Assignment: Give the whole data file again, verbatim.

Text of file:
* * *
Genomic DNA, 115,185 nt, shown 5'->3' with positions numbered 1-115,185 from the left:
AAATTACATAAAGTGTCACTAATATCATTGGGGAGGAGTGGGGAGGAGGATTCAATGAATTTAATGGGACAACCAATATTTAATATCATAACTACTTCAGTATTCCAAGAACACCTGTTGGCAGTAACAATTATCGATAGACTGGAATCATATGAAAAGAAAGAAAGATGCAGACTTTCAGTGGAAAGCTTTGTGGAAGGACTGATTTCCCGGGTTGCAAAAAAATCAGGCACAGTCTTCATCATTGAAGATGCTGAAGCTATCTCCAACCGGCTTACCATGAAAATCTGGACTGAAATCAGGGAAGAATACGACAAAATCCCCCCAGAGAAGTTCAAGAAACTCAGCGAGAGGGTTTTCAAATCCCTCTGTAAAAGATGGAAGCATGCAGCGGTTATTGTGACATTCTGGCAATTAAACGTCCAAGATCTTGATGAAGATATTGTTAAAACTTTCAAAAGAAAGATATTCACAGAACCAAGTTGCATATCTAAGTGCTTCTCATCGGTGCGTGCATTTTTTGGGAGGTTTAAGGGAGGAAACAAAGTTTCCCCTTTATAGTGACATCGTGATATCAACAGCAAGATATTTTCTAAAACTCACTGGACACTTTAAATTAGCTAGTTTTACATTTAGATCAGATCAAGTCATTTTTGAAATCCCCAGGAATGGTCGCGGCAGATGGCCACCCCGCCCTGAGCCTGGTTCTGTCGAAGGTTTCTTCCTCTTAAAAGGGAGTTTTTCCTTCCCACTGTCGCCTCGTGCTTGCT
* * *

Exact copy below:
Genomic DNA, 115,185 nt, shown 5'->3' with positions numbered 1-115,185 from the left:
AAATTACATAAAGTGTCACTAATATCATTGGGGAGGAGTGGGGAGGAGGATTCAATGAATTTAATGGGACAACCAATATTTAATATCATAACTACTTCAGTATTCCAAGAACACCTGTTGGCAGTAACAATTATCGATAGACTGGAATCATATGAAAAGAAAGAAAGATGCAGACTTTCAGTGGAAAGCTTTGTGGAAGGACTGATTTCCCGGGTTGCAAAAAAATCAGGCACAGTCTTCATCATTGAAGATGCTGAAGCTATCTCCAACCGGCTTACCATGAAAATCTGGACTGAAATCAGGGAAGAATACGACAAAATCCCCCCAGAGAAGTTCAAGAAACTCAGCGAGAGGGTTTTCAAATCCCTCTGTAAAAGATGGAAGCATGCAGCGGTTATTGTGACATTCTGGCAATTAAACGTCCAAGATCTTGATGAAGATATTGTTAAAACTTTCAAAAGAAAGATATTCACAGAACCAAGTTGCATATCTAAGTGCTTCTCATCGGTGCGTGCATTTTTTGGGAGGTTTAAGGGAGGAAACAAAGTTTCCCCTTTATAGTGACATCGTGATATCAACAGCAAGATATTTTCTAAAACTCACTGGACACTTTAAATTAGCTAGTTTTACATTTAGATCAGATCAAGTCATTTTTGAAATCCCCAGGAATGGTCGCGGCAGATGGCCACCCCGCCCTGAGCCTGGTTCTGTCGAAGGTTTCTTCCTCTTAAAAGGGAGTTTTTCCTTCCCACTGTCGCCTCGTGCTTGCT